Moves from US and UK help momentum toward global agreement Media Release

Jun 29, 2009 - 9:49am

The Climate Institute welcomed the vote and called on all Australian political parties to refocus over the parliamentary winter break and ensure Australian clean energy and low carbon economic legislation, in the form of renewable energy and carbon pollution reduction legislation, is strengthened and passed.

And overnight UK Prime Minister Gordon Brown made an important speech which finally saw a leader from the developed world tackle the issue of international financing mechanisms to drive public and private investment in low carbon economic solutions and adaptation.  This issue, alongside emission reduction targets, will determine whether the world can reach an effective global climate agreement.  As the UK's Green Alliance Director Stephen Hales put it:

The world’s leaders have until now been locked in an apparently suicidal pact. They all know the cost of tackling climate change, and the moral and economic case for spending now. But they’ve refused to discuss how to share the bill. Today’s speech by Gordon Brown is a serious attempt to break the deadlock. His proposals could be the first big step towards a global agreement.

That will only happen if he works with others to develop and improve his proposals. The Prime Minister must go further, and quickly. He has under-estimated the bill, and not made clear what he will pay. The UK and others must make clear commitments to public spending both to prevent catastrophic climate change and to adapt to the effects that we cannot avoid.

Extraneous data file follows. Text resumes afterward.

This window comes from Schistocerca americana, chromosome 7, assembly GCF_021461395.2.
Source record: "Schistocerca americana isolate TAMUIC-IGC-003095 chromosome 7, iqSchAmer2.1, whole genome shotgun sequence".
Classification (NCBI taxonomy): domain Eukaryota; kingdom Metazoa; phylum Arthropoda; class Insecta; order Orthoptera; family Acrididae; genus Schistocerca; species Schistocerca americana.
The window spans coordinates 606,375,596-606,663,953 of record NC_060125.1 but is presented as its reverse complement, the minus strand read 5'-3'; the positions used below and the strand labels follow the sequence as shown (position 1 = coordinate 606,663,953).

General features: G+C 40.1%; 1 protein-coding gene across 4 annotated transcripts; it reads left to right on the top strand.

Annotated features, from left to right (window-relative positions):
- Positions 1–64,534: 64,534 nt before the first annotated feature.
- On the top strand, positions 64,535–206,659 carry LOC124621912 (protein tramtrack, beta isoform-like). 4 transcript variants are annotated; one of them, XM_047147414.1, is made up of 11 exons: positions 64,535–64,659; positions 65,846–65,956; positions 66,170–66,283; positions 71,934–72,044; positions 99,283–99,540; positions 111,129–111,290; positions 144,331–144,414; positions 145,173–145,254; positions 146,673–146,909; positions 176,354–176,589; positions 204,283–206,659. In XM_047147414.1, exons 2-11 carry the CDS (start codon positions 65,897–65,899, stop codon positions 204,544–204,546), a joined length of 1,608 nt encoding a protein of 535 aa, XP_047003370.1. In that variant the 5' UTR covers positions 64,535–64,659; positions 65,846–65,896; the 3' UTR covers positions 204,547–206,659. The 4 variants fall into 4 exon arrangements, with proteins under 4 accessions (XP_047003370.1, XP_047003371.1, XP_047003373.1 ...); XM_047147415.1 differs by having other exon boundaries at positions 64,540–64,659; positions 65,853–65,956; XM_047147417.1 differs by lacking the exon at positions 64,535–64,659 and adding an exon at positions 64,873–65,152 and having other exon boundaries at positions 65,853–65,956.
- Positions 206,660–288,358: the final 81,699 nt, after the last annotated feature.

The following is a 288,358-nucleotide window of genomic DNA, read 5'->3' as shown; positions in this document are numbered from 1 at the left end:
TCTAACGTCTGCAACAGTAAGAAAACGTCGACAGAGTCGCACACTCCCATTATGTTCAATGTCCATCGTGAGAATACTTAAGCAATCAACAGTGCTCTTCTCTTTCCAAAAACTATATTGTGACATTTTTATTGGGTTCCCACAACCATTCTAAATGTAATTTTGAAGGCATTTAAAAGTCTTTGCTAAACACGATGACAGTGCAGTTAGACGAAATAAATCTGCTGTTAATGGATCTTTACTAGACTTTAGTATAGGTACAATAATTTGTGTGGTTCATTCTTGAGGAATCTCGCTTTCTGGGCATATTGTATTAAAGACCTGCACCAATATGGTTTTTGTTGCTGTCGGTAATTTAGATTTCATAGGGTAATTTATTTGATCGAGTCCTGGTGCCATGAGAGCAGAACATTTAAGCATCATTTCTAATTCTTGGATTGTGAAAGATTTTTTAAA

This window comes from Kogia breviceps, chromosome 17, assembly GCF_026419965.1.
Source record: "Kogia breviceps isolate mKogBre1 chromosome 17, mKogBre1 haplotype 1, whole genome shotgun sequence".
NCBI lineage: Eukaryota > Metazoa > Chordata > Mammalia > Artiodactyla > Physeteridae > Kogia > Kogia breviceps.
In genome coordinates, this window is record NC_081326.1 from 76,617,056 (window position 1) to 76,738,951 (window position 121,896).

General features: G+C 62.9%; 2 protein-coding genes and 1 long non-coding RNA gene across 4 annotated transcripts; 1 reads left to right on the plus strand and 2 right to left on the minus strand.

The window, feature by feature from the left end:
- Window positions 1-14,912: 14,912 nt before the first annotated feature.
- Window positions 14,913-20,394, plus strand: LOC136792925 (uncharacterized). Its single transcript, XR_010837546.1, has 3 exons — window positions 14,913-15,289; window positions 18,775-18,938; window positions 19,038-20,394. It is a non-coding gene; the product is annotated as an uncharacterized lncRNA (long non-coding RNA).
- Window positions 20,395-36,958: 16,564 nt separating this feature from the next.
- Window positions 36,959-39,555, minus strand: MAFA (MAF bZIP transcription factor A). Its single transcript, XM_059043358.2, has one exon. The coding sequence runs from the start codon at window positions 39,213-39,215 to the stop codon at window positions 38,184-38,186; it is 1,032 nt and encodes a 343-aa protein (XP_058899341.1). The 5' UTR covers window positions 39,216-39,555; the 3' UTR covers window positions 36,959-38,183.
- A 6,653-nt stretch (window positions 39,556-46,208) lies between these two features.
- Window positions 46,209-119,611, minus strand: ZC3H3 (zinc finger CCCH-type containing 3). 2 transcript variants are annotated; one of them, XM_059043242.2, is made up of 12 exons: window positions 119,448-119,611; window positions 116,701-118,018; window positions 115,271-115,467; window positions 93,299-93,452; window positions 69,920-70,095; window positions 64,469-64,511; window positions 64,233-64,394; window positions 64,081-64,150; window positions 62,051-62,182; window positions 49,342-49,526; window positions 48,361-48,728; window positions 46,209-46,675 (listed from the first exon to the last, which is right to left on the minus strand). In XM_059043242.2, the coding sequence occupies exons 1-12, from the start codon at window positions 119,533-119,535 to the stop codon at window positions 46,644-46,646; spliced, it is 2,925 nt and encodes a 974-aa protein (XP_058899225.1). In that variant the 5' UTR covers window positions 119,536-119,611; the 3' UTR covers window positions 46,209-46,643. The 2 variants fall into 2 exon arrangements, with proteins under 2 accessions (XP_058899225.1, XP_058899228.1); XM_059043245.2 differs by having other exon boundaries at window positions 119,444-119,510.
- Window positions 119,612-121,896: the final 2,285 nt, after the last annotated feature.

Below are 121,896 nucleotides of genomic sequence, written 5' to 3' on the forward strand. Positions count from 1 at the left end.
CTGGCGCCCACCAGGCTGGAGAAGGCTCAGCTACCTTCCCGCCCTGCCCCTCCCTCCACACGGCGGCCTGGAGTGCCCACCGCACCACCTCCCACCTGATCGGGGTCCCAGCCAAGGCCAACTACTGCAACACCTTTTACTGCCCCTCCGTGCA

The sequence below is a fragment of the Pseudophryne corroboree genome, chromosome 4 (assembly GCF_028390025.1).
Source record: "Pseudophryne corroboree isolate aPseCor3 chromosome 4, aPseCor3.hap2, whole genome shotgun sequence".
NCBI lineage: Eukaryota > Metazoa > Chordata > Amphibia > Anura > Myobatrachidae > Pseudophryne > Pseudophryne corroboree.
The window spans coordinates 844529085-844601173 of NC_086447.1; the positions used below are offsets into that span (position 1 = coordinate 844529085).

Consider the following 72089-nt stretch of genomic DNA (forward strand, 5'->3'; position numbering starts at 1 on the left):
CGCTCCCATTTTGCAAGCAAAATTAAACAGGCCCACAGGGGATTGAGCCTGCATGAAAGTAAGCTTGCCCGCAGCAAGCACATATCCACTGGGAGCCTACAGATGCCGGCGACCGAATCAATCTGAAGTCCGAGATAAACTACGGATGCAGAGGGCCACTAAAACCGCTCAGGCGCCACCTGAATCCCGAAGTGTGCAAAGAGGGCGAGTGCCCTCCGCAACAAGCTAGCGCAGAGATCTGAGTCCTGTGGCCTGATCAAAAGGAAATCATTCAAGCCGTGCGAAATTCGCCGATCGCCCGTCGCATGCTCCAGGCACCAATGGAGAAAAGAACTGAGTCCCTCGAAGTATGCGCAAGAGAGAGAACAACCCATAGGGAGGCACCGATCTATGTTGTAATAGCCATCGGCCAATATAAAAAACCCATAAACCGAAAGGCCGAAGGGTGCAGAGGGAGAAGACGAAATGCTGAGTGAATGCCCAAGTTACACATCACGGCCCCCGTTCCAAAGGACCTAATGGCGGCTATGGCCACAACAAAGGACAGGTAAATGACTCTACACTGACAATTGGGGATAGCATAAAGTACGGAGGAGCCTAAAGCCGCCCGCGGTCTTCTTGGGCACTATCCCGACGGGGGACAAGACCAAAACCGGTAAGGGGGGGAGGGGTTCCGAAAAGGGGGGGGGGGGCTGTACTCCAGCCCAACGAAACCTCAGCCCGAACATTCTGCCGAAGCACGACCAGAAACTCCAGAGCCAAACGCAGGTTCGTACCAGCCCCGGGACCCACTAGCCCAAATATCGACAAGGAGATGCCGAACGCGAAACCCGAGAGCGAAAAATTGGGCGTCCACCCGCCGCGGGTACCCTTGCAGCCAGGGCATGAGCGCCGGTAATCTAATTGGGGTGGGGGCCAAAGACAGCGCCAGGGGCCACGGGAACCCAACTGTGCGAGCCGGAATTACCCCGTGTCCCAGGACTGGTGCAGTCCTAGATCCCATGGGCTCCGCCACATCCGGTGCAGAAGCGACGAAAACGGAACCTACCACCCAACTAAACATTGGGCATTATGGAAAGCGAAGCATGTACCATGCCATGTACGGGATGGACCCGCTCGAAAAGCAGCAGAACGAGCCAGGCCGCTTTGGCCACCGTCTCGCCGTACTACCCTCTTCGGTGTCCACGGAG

The Climate Institute calls on the Australian Government and other political parties, if they are serious about backing an effective global agreement, to come forward with plans to drive low carbon industrial development here and around the world.

But while  there has been  positive  action in the UK and the US, action here in Australia has stalled.  This is not only high risk in terms of the climate crisis,  this is high risk in missing out on the low carbon economic  train that is leaving the station around the world.  As Gordon Brown noted in his speech last night (attached):

And last year, for the first time, global investment in renewables for power generation exceeded that for fossil fuels - making up $140 billion of an estimated $250 billion total investment.

And so the drive to a low carbon economy is not something to be delayed because of the global recession; instead it can be a powerful driver of global recovery.

The global market in low carbon goods and services is already worth £3 trillion and is expected to increase by around half again over the next decade; generating around another 400,000 jobs in the UK alone.

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